An Android application (“reader app”) was developed to capture images of the completed LFA tests and to determine whether control and/or test lines could be detected in the images. The reader app was based on the “rdt-scan” framework originally developed by Park et al. [12] and licensed under an open-source BSD-3 clause. Several features were added to or modified from the original framework to customize the reader app for use in this study. As detailed further in (see S1 File), this included placing a sticker with two ArUco codes on each cassette (see S1 Fig) to provide visual features (“keypoints”) for the app to recognize on the otherwise-blank cassettes, as well as modifying how the app determines which keypoints are the most reliable. Further updates included configuring the app to search for control and test lines in the proper locations, optimizing the preprocessing steps prior to peak detection, and determining the proper threshold to distinguish the test line from background noise after converting the cropped test strip region into 1-dimensional intensity profiles along the direction of flow, averaged across the width of the strip.

After the app was initiated, the user had a live video view from the camera, and the app ran several real-time analyses on each video frame that enable prompts to the user to adjust various factors related to the image acquisition (see S2 Fig). Once the app recognized that the live image contained the designated LFA (by identifying the ArUco codes) and passed all quality checks, including a new check for flatness of the phone, it saved the current video frame for processing. The authors also added a trigger at this point to immediately acquire a new, high-resolution still image, which was used for results presented in this manuscript.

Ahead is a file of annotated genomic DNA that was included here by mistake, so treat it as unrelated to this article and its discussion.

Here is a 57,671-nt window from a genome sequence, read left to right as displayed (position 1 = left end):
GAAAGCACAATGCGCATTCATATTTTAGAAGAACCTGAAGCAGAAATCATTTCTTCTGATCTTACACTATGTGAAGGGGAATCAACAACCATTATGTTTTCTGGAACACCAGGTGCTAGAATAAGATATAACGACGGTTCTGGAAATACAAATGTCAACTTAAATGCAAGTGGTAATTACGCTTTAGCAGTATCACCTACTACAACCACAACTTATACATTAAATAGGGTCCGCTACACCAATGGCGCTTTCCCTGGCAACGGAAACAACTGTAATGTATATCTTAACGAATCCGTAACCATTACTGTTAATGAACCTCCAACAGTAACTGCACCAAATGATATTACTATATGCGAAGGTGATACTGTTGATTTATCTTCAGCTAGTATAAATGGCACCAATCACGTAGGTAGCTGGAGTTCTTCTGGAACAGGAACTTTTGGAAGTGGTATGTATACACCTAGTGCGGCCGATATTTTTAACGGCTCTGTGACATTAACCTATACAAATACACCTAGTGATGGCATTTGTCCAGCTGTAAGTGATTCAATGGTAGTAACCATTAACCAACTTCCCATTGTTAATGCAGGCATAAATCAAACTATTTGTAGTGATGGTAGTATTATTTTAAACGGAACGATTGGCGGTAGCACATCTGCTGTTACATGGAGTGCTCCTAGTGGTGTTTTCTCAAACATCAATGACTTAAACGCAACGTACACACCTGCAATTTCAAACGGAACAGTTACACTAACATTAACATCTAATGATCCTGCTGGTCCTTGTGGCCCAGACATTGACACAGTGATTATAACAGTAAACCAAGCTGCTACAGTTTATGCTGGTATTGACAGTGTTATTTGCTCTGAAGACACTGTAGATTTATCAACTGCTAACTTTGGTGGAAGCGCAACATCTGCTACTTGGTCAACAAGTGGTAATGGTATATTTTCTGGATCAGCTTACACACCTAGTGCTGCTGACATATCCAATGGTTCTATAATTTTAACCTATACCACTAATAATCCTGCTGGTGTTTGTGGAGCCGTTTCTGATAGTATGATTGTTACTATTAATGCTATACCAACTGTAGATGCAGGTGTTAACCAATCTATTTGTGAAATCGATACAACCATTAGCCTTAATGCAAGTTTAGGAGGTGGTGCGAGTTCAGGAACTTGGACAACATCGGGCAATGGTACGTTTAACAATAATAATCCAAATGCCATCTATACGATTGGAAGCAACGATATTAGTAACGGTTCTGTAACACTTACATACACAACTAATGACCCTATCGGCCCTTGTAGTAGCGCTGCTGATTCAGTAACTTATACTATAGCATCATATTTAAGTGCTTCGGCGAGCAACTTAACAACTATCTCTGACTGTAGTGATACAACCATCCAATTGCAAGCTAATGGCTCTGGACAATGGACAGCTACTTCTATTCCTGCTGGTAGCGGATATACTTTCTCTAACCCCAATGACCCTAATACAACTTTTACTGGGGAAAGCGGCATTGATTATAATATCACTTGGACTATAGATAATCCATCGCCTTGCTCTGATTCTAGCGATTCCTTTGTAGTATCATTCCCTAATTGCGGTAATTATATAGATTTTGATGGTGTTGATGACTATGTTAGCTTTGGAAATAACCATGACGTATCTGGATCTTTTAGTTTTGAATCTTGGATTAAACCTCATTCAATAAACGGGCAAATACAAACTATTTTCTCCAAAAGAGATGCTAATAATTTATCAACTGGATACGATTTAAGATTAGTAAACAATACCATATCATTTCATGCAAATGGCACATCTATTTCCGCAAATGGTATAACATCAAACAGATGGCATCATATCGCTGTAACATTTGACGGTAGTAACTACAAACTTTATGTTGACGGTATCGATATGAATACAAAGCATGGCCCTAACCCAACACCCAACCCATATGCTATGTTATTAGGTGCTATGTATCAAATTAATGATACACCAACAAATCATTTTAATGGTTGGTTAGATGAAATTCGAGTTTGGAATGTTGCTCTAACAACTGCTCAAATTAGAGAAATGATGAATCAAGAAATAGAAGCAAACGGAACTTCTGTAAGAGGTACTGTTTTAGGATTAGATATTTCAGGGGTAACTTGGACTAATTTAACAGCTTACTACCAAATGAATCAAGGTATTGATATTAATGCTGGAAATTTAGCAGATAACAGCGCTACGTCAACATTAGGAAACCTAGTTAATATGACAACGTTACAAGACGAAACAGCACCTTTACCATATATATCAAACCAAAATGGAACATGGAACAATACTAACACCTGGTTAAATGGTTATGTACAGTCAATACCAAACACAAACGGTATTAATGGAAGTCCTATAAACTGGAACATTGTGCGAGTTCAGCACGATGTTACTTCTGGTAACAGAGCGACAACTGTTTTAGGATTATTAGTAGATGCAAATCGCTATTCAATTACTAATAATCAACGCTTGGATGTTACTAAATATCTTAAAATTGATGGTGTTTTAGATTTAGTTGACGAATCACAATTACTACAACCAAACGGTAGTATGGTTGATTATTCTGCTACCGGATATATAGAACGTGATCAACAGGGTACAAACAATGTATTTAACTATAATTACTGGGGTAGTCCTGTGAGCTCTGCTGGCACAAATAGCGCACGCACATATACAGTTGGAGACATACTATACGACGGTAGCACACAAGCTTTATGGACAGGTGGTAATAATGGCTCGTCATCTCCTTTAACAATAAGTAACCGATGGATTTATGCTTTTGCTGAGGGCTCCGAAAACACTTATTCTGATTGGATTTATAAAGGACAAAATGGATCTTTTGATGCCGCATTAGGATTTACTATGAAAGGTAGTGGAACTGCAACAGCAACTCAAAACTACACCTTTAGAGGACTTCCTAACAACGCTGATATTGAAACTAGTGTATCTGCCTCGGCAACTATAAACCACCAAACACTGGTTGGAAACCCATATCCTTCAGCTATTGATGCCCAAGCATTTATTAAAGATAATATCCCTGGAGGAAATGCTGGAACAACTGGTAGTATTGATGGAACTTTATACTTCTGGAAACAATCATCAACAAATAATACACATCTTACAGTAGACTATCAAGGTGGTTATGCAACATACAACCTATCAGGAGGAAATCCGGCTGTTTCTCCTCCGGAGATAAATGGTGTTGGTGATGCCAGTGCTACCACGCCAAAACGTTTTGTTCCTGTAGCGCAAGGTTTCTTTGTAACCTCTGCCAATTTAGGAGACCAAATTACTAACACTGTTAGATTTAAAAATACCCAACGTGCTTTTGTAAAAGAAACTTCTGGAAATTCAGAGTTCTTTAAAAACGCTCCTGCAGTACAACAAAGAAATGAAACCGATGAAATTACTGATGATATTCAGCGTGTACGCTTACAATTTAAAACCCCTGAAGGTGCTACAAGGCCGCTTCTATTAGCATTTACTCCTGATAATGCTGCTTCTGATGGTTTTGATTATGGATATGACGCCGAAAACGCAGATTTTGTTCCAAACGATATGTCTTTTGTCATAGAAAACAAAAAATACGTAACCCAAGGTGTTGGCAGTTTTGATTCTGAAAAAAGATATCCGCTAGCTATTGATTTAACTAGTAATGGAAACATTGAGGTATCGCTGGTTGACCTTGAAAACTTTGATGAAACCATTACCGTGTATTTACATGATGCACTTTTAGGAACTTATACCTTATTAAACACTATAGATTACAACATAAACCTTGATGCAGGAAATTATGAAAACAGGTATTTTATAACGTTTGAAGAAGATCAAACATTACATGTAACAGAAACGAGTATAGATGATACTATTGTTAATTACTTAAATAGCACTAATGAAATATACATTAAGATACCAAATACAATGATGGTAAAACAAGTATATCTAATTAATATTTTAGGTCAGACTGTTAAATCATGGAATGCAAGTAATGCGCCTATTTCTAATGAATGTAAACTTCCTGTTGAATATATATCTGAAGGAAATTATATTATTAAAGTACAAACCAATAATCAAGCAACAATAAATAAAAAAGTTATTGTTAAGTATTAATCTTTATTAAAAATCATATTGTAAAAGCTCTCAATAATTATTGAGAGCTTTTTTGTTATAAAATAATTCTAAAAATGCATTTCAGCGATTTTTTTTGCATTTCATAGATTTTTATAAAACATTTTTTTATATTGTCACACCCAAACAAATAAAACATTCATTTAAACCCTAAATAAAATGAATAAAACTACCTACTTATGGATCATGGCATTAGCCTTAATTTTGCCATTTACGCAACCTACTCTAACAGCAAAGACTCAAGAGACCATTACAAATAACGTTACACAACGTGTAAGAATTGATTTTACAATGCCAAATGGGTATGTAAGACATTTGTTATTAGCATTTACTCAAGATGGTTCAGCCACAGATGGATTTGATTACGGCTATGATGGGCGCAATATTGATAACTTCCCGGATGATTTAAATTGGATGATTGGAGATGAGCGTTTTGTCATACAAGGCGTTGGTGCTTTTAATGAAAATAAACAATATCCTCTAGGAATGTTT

In this study, the reader app was used across four Moto G7 Power mobile phones to acquire images from 155 of the 170 GH Labs tests. Based on findings from pre-trial testing with spiked serial dilutions, the metric reported to the user for control and test lines was the prominence, or peak height above baseline, calculated from the 1D intensity profile of the red color channel extracted from the RGB mobile phone images (see S1 File for further details). If no such peak greater than a set threshold could be found in the pre-defined control or test line regions of the image, the app reported “no line found.” For computing receiver operating characteristic (ROC) curves and concordance values against visual read and PCR results, the peak height above baseline threshold was adjusted to find the optimal cutoff point.

Clinical symptoms and standardized anosmia assessment